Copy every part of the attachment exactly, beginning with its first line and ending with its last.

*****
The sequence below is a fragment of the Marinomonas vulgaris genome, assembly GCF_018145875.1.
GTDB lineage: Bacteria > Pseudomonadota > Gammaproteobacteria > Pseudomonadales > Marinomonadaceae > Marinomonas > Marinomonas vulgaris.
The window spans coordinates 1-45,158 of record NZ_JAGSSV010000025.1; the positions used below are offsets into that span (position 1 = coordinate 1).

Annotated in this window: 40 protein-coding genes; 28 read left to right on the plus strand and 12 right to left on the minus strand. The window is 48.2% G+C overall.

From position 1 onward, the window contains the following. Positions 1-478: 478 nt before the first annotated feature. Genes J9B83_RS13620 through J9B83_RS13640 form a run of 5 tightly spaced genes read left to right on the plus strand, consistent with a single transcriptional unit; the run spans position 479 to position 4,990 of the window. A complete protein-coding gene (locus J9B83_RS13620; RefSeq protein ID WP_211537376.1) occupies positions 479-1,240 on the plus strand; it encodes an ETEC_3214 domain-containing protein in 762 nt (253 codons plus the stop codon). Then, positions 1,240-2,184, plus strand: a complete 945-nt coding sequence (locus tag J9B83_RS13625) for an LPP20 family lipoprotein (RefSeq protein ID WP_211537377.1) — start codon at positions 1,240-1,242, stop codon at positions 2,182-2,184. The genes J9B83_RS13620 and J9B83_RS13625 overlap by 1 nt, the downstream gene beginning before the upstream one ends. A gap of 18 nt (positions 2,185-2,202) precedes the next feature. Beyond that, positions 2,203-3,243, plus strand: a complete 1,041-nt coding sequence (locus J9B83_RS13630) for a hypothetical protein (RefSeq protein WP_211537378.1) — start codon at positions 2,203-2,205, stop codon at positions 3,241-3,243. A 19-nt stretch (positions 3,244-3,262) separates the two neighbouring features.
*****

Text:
The sequence below is a fragment of the Marinomonas vulgaris genome, assembly GCF_018145875.1.
GTDB lineage: Bacteria > Pseudomonadota > Gammaproteobacteria > Pseudomonadales > Marinomonadaceae > Marinomonas > Marinomonas vulgaris.
The window spans coordinates 1-45,158 of record NZ_JAGSSV010000025.1; the positions used below are offsets into that span (position 1 = coordinate 1).

Annotated in this window: 40 protein-coding genes; 28 read left to right on the plus strand and 12 right to left on the minus strand. The window is 48.2% G+C overall.

From position 1 onward, the window contains the following. Positions 1-478: 478 nt before the first annotated feature. Genes J9B83_RS13620 through J9B83_RS13640 form a run of 5 tightly spaced genes read left to right on the plus strand, consistent with a single transcriptional unit; the run spans position 479 to position 4,990 of the window. A complete protein-coding gene (locus J9B83_RS13620; RefSeq protein ID WP_211537376.1) occupies positions 479-1,240 on the plus strand; it encodes an ETEC_3214 domain-containing protein in 762 nt (253 codons plus the stop codon). Then, positions 1,240-2,184, plus strand: a complete 945-nt coding sequence (locus tag J9B83_RS13625) for an LPP20 family lipoprotein (RefSeq protein ID WP_211537377.1) — start codon at positions 1,240-1,242, stop codon at positions 2,182-2,184. The genes J9B83_RS13620 and J9B83_RS13625 overlap by 1 nt, the downstream gene beginning before the upstream one ends. A gap of 18 nt (positions 2,185-2,202) precedes the next feature. Beyond that, positions 2,203-3,243, plus strand: a complete 1,041-nt coding sequence (locus J9B83_RS13630) for a hypothetical protein (RefSeq protein WP_211537378.1) — start codon at positions 2,203-2,205, stop codon at positions 3,241-3,243. A 19-nt stretch (positions 3,244-3,262) separates the two neighbouring features.